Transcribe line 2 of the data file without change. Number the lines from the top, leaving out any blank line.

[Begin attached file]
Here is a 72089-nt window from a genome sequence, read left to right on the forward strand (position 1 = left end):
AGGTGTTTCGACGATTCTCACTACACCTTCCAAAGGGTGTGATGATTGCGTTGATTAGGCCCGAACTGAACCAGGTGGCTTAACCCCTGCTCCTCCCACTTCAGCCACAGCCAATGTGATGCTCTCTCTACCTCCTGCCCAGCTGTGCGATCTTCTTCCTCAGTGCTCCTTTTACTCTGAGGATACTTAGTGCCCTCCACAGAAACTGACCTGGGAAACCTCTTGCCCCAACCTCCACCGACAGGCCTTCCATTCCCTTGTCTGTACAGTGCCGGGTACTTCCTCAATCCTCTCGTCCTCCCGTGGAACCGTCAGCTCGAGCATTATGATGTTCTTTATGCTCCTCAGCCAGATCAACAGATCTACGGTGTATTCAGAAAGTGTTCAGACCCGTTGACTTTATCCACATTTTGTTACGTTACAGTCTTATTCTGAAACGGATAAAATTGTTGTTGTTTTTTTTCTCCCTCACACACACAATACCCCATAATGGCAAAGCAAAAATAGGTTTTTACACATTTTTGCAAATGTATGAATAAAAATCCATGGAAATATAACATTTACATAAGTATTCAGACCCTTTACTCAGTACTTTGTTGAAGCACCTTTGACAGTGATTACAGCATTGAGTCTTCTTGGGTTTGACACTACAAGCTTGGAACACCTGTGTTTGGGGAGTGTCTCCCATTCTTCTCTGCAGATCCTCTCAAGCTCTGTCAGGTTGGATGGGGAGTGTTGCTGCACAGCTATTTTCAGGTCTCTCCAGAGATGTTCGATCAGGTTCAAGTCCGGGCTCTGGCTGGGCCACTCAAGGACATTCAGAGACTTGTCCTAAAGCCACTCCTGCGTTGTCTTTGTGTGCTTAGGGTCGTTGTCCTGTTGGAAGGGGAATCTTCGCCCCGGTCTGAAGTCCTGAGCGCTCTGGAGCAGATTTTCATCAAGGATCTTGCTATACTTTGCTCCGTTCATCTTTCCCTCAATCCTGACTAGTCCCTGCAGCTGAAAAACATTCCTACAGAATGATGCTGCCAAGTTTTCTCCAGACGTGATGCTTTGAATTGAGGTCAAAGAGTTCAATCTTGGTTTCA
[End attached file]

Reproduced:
AGGTGTTTCGACGATTCTCACTACACCTTCCAAAGGGTGTGATGATTGCGTTGATTAGGCCCGAACTGAACCAGGTGGCTTAACCCCTGCTCCTCCCACTTCAGCCACAGCCAATGTGATGCTCTCTCTACCTCCTGCCCAGCTGTGCGATCTTCTTCCTCAGTGCTCCTTTTACTCTGAGGATACTTAGTGCCCTCCACAGAAACTGACCTGGGAAACCTCTTGCCCCAACCTCCACCGACAGGCCTTCCATTCCCTTGTCTGTACAGTGCCGGGTACTTCCTCAATCCTCTCGTCCTCCCGTGGAACCGTCAGCTCGAGCATTATGATGTTCTTTATGCTCCTCAGCCAGATCAACAGATCTACGGTGTATTCAGAAAGTGTTCAGACCCGTTGACTTTATCCACATTTTGTTACGTTACAGTCTTATTCTGAAACGGATAAAATTGTTGTTGTTTTTTTTCTCCCTCACACACACAATACCCCATAATGGCAAAGCAAAAATAGGTTTTTACACATTTTTGCAAATGTATGAATAAAAATCCATGGAAATATAACATTTACATAAGTATTCAGACCCTTTACTCAGTACTTTGTTGAAGCACCTTTGACAGTGATTACAGCATTGAGTCTTCTTGGGTTTGACACTACAAGCTTGGAACACCTGTGTTTGGGGAGTGTCTCCCATTCTTCTCTGCAGATCCTCTCAAGCTCTGTCAGGTTGGATGGGGAGTGTTGCTGCACAGCTATTTTCAGGTCTCTCCAGAGATGTTCGATCAGGTTCAAGTCCGGGCTCTGGCTGGGCCACTCAAGGACATTCAGAGACTTGTCCTAAAGCCACTCCTGCGTTGTCTTTGTGTGCTTAGGGTCGTTGTCCTGTTGGAAGGGGAATCTTCGCCCCGGTCTGAAGTCCTGAGCGCTCTGGAGCAGATTTTCATCAAGGATCTTGCTATACTTTGCTCCGTTCATCTTTCCCTCAATCCTGACTAGTCCCTGCAGCTGAAAAACATTCCTACAGAATGATGCTGCCAAGTTTTCTCCAGACGTGATGCTTTGAATTGAGGTCAAAGAGTTCAATCTTGGTTTCA